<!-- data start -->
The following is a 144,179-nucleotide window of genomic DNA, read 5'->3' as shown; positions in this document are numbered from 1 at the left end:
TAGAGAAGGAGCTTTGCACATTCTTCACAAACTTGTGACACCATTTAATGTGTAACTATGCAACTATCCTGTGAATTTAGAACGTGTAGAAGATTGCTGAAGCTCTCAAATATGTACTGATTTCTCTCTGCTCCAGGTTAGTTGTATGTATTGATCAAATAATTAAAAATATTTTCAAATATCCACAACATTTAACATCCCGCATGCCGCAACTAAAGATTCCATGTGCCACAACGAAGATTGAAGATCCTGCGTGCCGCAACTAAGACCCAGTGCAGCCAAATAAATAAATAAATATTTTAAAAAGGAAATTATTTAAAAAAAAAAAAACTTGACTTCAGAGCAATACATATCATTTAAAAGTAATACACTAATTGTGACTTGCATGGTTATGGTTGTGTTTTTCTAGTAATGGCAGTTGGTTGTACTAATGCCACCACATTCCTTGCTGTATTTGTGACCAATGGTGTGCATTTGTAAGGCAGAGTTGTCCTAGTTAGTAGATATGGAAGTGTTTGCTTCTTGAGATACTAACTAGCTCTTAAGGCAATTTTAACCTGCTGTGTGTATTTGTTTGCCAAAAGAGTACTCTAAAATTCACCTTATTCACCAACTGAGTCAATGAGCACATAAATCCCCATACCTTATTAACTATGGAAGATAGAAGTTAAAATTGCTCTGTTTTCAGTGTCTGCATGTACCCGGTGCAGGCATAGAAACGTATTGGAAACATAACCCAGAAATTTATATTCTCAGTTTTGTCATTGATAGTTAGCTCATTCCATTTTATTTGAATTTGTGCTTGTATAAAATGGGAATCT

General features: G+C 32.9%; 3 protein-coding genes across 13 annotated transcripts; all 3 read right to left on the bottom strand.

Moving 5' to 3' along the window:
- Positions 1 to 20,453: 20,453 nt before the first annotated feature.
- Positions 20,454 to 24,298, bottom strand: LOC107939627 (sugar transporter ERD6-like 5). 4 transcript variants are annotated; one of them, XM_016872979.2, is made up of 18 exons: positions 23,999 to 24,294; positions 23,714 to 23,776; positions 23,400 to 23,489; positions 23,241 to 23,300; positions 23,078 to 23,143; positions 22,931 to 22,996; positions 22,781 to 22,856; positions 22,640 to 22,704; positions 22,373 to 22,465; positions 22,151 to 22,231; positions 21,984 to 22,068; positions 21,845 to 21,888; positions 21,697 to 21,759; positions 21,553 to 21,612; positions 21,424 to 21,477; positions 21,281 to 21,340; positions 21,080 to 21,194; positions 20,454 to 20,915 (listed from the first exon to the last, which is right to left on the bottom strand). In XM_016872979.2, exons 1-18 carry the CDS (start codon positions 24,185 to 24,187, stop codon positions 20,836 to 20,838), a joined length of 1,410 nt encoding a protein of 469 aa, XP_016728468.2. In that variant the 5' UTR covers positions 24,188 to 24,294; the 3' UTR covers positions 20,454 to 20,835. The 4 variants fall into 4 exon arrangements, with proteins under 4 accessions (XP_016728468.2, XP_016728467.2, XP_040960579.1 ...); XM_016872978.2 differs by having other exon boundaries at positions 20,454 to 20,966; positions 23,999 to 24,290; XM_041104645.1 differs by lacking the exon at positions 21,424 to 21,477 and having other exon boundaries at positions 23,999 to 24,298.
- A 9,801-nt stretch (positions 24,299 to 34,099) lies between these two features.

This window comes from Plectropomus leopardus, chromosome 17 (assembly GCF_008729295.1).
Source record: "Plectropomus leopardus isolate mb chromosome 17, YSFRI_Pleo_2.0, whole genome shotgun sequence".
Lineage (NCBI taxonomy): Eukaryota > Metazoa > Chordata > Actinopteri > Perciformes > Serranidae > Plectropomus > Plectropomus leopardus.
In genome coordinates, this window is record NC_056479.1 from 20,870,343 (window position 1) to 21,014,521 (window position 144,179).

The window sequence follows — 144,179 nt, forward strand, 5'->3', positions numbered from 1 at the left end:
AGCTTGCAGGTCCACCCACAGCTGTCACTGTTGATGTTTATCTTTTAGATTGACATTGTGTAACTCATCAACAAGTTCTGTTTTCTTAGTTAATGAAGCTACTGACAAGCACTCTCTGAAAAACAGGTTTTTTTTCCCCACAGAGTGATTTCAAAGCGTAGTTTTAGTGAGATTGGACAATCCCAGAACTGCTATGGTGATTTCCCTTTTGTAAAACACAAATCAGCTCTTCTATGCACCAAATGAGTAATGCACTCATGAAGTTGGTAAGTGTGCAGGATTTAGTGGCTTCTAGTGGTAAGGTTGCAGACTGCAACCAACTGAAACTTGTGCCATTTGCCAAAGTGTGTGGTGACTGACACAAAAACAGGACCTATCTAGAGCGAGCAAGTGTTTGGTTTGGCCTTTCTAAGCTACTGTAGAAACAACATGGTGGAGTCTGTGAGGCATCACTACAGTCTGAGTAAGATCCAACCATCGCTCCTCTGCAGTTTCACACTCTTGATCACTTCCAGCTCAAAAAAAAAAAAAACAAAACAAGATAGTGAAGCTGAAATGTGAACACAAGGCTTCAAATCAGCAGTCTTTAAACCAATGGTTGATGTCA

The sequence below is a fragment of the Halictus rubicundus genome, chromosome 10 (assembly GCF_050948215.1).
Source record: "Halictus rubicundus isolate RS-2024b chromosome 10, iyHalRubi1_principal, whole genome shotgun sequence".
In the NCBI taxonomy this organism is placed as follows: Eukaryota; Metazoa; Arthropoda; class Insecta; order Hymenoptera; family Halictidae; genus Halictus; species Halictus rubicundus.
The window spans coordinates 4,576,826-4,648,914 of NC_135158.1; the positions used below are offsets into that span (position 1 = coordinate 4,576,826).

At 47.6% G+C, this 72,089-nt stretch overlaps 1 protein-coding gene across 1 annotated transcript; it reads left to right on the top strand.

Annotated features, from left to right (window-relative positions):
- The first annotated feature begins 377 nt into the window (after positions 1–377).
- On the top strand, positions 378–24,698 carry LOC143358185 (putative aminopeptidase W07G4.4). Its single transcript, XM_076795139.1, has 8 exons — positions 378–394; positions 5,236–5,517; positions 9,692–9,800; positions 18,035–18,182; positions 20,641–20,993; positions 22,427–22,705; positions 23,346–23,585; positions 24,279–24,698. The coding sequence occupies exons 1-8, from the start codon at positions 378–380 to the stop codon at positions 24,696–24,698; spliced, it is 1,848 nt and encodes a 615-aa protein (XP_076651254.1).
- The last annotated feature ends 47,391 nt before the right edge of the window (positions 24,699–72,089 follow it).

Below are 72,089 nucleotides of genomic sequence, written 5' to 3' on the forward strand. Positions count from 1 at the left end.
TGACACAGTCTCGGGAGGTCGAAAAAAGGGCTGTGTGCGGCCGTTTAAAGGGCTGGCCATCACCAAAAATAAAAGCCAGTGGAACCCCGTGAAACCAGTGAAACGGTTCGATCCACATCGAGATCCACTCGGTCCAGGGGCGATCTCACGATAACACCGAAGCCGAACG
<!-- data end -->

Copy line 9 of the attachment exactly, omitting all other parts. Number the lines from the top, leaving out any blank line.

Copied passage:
Source record: "Plectropomus leopardus isolate mb chromosome 17, YSFRI_Pleo_2.0, whole genome shotgun sequence".